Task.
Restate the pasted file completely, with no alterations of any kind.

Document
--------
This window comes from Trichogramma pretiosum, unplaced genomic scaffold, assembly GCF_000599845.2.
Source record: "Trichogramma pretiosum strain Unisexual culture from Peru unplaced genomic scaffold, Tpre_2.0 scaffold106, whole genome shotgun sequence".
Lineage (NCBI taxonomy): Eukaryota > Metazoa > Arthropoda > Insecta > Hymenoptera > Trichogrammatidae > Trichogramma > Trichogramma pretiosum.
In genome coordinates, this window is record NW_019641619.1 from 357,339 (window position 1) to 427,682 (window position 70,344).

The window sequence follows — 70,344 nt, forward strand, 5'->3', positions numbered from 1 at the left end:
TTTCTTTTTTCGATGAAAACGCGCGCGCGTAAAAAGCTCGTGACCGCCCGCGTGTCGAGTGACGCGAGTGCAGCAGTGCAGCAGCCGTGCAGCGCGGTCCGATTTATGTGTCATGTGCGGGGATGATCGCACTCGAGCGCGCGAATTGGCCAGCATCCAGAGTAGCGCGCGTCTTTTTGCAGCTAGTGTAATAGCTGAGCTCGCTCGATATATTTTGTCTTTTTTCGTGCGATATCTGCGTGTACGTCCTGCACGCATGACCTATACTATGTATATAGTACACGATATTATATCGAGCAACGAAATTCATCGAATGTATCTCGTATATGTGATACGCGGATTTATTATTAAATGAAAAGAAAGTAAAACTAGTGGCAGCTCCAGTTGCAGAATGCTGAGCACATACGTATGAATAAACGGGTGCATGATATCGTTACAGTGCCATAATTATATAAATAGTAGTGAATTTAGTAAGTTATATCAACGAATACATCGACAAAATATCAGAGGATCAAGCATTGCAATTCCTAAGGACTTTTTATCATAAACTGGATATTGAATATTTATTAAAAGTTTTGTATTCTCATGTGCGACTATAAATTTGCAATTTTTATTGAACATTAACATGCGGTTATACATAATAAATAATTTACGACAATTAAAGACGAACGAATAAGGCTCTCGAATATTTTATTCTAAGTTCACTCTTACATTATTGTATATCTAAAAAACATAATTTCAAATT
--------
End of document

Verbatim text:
This window comes from Trichogramma pretiosum, unplaced genomic scaffold, assembly GCF_000599845.2.
Source record: "Trichogramma pretiosum strain Unisexual culture from Peru unplaced genomic scaffold, Tpre_2.0 scaffold106, whole genome shotgun sequence".
Lineage (NCBI taxonomy): Eukaryota > Metazoa > Arthropoda > Insecta > Hymenoptera > Trichogrammatidae > Trichogramma > Trichogramma pretiosum.
In genome coordinates, this window is record NW_019641619.1 from 357,339 (window position 1) to 427,682 (window position 70,344).

The window sequence follows — 70,344 nt, forward strand, 5'->3', positions numbered from 1 at the left end:
TTTCTTTTTTCGATGAAAACGCGCGCGCGTAAAAAGCTCGTGACCGCCCGCGTGTCGAGTGACGCGAGTGCAGCAGTGCAGCAGCCGTGCAGCGCGGTCCGATTTATGTGTCATGTGCGGGGATGATCGCACTCGAGCGCGCGAATTGGCCAGCATCCAGAGTAGCGCGCGTCTTTTTGCAGCTAGTGTAATAGCTGAGCTCGCTCGATATATTTTGTCTTTTTTCGTGCGATATCTGCGTGTACGTCCTGCACGCATGACCTATACTATGTATATAGTACACGATATTATATCGAGCAACGAAATTCATCGAATGTATCTCGTATATGTGATACGCGGATTTATTATTAAATGAAAAGAAAGTAAAACTAGTGGCAGCTCCAGTTGCAGAATGCTGAGCACATACGTATGAATAAACGGGTGCATGATATCGTTACAGTGCCATAATTATATAAATAGTAGTGAATTTAGTAAGTTATATCAACGAATACATCGACAAAATATCAGAGGATCAAGCATTGCAATTCCTAAGGACTTTTTATCATAAACTGGATATTGAATATTTATTAAAAGTTTTGTATTCTCATGTGCGACTATAAATTTGCAATTTTTATTGAACATTAACATGCGGTTATACATAATAAATAATTTACGACAATTAAAGACGAACGAATAAGGCTCTCGAATATTTTATTCTAAGTTCACTCTTACATTATTGTATATCTAAAAAACATAATTTCAAATT